Winter is a key training time for all sports, but hockey players can use these months to prepare as well, getting treatment for any of the issues they suffer so they can keep competing and stay in shape. There are several different injuries that can crop up during hockey practice. Here are three possibilities to look for, separated by the section of the body.
- Head injuries: Concussions and other effects can be a common occurrence. The New York Times recently reported on a legal dispute between the family of one deceased hockey player and the NHL over the cause of a degenerative brain condition. Whether or not there is a connection, the head and upper back are at clear risk during play and deserve protection.
- Pulled muscles/torn ligaments: The groin, MCL and other areas can suffer strain and tear. Pay special attention to the lower body, including the muscles throughout the legs, as there are several ways athletes can get hurt here. Main problem areas include the shins, calves and hamstrings.
- Toes, feet and ankles: Spraining your ankle can happen easily when you're making so many quick moves on the ice. Some players have been known to make a show of heading out into the game with toe injuries, but there's no substitute for actually treating broken bones and other injuries.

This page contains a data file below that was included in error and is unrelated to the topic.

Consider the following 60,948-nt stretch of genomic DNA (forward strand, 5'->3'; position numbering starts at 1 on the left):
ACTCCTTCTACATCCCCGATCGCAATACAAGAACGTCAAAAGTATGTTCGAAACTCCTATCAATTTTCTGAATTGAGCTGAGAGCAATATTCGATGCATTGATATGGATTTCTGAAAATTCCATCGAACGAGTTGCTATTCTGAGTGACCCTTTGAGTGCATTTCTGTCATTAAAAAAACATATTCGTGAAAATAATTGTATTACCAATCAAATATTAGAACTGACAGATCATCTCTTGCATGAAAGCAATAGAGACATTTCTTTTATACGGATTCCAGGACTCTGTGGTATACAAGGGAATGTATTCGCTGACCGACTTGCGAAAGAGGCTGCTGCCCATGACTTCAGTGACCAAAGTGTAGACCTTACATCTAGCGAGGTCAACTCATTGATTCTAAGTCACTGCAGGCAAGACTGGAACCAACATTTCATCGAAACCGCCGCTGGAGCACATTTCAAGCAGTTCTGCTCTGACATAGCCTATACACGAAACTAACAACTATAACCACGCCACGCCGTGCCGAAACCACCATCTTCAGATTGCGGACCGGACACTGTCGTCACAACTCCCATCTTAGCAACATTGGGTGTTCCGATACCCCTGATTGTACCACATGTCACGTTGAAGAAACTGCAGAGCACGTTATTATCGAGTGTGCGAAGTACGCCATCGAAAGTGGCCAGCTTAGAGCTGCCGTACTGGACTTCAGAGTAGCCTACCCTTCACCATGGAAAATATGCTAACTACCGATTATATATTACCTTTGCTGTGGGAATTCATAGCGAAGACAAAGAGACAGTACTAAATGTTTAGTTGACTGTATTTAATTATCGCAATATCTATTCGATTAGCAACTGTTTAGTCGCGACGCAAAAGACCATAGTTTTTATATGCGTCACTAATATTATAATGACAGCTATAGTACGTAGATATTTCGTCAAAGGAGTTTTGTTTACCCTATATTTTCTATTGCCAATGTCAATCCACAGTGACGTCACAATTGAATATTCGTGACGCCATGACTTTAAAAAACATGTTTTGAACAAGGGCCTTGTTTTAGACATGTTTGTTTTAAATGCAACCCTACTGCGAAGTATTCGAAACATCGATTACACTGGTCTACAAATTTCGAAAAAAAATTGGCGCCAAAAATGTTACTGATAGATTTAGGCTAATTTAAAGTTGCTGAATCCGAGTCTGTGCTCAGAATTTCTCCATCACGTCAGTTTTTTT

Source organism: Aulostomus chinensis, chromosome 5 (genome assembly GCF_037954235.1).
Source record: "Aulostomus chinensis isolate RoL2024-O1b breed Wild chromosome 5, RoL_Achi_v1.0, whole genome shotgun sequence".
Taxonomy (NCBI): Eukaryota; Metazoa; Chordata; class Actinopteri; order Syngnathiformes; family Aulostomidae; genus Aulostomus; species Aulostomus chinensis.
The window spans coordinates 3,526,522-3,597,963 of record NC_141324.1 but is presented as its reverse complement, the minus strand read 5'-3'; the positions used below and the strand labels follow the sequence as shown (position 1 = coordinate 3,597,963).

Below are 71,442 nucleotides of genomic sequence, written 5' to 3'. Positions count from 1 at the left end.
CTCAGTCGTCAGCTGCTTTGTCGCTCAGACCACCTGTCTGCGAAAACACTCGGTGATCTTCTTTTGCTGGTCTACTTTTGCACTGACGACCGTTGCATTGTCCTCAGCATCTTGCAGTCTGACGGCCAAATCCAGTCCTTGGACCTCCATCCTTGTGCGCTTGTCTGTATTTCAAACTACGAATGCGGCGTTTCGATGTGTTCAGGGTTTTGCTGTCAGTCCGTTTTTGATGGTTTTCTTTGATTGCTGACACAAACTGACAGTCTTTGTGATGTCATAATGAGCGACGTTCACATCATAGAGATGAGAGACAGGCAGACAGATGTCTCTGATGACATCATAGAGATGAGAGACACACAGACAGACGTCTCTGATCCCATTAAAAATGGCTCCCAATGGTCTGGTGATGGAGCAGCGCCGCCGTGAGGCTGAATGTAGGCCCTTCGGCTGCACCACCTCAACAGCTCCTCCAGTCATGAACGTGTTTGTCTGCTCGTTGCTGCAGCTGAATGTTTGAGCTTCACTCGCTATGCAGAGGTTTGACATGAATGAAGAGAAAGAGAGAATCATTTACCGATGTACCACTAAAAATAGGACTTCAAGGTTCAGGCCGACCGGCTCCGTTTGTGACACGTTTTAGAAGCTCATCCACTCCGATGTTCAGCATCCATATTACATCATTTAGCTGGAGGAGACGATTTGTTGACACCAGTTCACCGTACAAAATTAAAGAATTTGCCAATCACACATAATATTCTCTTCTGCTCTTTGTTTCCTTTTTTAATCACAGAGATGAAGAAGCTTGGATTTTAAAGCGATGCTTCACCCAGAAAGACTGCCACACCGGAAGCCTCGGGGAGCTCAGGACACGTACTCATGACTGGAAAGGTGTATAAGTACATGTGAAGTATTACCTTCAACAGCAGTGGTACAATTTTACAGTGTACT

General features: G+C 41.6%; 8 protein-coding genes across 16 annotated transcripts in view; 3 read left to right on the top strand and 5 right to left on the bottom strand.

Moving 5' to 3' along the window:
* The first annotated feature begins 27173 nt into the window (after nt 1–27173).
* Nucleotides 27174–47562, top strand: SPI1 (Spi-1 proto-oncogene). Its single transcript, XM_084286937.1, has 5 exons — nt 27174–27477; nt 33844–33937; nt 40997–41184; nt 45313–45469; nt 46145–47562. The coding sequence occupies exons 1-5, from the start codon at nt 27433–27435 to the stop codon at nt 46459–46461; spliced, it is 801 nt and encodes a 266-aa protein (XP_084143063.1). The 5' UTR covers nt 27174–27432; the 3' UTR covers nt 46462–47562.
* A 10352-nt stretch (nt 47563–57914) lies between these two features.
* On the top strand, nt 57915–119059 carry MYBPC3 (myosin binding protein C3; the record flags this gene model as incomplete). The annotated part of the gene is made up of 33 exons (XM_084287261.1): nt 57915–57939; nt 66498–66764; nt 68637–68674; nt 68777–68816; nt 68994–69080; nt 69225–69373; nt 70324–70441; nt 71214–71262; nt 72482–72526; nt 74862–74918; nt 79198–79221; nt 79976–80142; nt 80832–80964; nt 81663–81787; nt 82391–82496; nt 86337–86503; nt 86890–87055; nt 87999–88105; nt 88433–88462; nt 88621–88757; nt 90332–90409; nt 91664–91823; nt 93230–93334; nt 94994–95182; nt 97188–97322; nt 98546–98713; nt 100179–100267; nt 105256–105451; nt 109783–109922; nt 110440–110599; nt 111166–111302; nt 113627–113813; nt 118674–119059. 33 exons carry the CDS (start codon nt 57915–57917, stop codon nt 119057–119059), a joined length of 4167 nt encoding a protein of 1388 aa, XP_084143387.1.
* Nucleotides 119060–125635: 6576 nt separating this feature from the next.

Getting medical help will reduce the time it takes to get wounded athletes back on the ice. Inexperienced and veteran players alike may need to consult a medical professional to help with their injuries. As with other sports, there's no point in going without care simply to act "tough" if it's going to hurt the player later.
Bronston Chiropractic will assist with these and other hazards of the sport. Contact us to learn about possible options.